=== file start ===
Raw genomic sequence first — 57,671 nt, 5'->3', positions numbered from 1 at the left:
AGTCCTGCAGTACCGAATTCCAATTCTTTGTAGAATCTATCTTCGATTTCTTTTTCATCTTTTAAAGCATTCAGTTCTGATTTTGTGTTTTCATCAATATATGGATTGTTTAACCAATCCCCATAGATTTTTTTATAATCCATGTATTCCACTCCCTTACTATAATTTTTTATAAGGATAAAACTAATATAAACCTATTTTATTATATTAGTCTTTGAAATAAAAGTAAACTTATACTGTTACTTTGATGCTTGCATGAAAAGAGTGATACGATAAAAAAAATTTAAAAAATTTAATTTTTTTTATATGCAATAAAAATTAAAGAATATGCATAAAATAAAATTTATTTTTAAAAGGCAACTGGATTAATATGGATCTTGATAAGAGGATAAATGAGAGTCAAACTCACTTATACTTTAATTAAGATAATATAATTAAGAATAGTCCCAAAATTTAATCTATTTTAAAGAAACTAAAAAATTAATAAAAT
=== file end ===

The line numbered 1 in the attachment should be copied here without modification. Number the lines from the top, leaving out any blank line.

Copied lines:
Raw genomic sequence first — 57,671 nt, 5'->3', positions numbered from 1 at the left: